Joseph Reinhart

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Joseph W. Reinhart

Joseph W. Reinhart was the twelfth president of the Atchison, Topeka and Santa Fe Railway.

Reinhart ascended to the Santa Fe's presidency on December 23, 1893, when he was appointed a receiver of the railroad along with John J. McCook and Joseph C. Wilson. He had competed for the presidency with Albert Alonzo Robinson, the railroad's vice president and general manager, but Reinhart's connections in financial circles made him the ultimate winner of this battle.

Reinhart's own statements to the press in the previous year about the railroad's financial health would prove to be his downfall. Right up until he announced the receivership, Reinhart had been issuing reports of a highly profitable financial situation. He pointed out that the railroad's revenues for the fiscal year ending June 30, 1893, were more than $16 million, which was $1 million more than the previous year. However, with that amount in revenues, the railroad was barely able to cover the interest on its debts and collapsed with the death of its chairman George C. Magoun.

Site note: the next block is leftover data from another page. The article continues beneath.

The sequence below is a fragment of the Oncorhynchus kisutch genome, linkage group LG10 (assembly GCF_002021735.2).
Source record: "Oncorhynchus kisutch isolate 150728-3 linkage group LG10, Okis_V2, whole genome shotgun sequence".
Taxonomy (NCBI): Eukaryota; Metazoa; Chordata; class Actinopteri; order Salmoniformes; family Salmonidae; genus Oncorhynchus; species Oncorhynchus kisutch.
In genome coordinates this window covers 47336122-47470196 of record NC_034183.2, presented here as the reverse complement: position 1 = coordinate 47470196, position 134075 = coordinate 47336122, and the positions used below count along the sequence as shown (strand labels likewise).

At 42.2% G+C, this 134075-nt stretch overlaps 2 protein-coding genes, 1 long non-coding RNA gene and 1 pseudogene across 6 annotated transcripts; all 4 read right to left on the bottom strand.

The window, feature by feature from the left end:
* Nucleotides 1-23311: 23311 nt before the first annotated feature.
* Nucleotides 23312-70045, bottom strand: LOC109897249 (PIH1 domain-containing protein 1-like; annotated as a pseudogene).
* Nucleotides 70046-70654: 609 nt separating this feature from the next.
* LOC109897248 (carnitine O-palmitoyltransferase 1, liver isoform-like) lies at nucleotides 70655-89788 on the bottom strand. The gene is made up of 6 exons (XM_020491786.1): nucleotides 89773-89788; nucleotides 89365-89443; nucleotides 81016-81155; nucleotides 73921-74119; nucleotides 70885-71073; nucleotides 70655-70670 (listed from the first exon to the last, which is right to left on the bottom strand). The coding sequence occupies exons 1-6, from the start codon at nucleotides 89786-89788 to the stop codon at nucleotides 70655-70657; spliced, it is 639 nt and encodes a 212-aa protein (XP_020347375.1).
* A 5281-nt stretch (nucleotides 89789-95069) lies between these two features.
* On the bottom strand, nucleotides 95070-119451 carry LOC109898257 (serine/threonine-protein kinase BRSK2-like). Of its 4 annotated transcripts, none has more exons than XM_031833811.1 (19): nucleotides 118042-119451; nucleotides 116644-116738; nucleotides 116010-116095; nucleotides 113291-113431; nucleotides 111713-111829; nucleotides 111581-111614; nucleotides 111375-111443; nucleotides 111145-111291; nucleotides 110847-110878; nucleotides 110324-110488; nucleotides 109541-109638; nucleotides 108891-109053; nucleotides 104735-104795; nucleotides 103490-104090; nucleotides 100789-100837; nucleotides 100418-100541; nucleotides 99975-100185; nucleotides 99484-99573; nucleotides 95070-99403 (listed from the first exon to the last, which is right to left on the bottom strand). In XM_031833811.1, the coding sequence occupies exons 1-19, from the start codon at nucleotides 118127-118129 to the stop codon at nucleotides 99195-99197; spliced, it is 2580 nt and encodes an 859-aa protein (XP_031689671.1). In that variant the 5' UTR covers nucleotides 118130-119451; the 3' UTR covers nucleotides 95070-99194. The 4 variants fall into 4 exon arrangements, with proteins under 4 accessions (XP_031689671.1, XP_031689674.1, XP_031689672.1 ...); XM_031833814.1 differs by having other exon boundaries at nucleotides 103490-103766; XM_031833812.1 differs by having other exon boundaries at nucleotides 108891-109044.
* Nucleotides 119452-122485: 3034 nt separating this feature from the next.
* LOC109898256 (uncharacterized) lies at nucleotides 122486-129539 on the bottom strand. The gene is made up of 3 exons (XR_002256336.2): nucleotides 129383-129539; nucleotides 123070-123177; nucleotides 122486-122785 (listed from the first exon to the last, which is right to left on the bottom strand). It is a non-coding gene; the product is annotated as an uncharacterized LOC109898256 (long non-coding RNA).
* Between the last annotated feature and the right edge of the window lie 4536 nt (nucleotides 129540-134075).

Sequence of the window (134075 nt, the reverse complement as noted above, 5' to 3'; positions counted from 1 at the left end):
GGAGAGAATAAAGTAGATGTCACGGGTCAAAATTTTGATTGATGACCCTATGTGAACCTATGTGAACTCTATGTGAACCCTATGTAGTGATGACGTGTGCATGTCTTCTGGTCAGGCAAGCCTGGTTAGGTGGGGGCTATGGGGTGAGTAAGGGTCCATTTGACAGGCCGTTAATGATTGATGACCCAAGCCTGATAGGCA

The press needed someone to blame and quickly centered on Reinhart as the issuer of the glowing statements of solvency as little as six months previous. Investigations were begun and it was soon found that executives in as many as the past seven years had juggled the company's accounts so that by the summer of 1894, the railroad's actual debt in the previous years had at least equalled its revenues, leaving the company's net worth at zero. Reinhart vehemently denied these new reports, but after further posturing and an indictment for violating the Interstate Commerce Act, Reinhart resigned from the railroad on August 8, 1894.

References[edit]

  • Waters, Lawrence Leslie (1950). Steel Trails to Santa Fe. University of Kansas Press, Lawrence, Kansas. 
Preceded by
Allen Manvel
President of the Atchison, Topeka and Santa Fe Railway
1893 – 1894
Succeeded by
Aldace F. Walker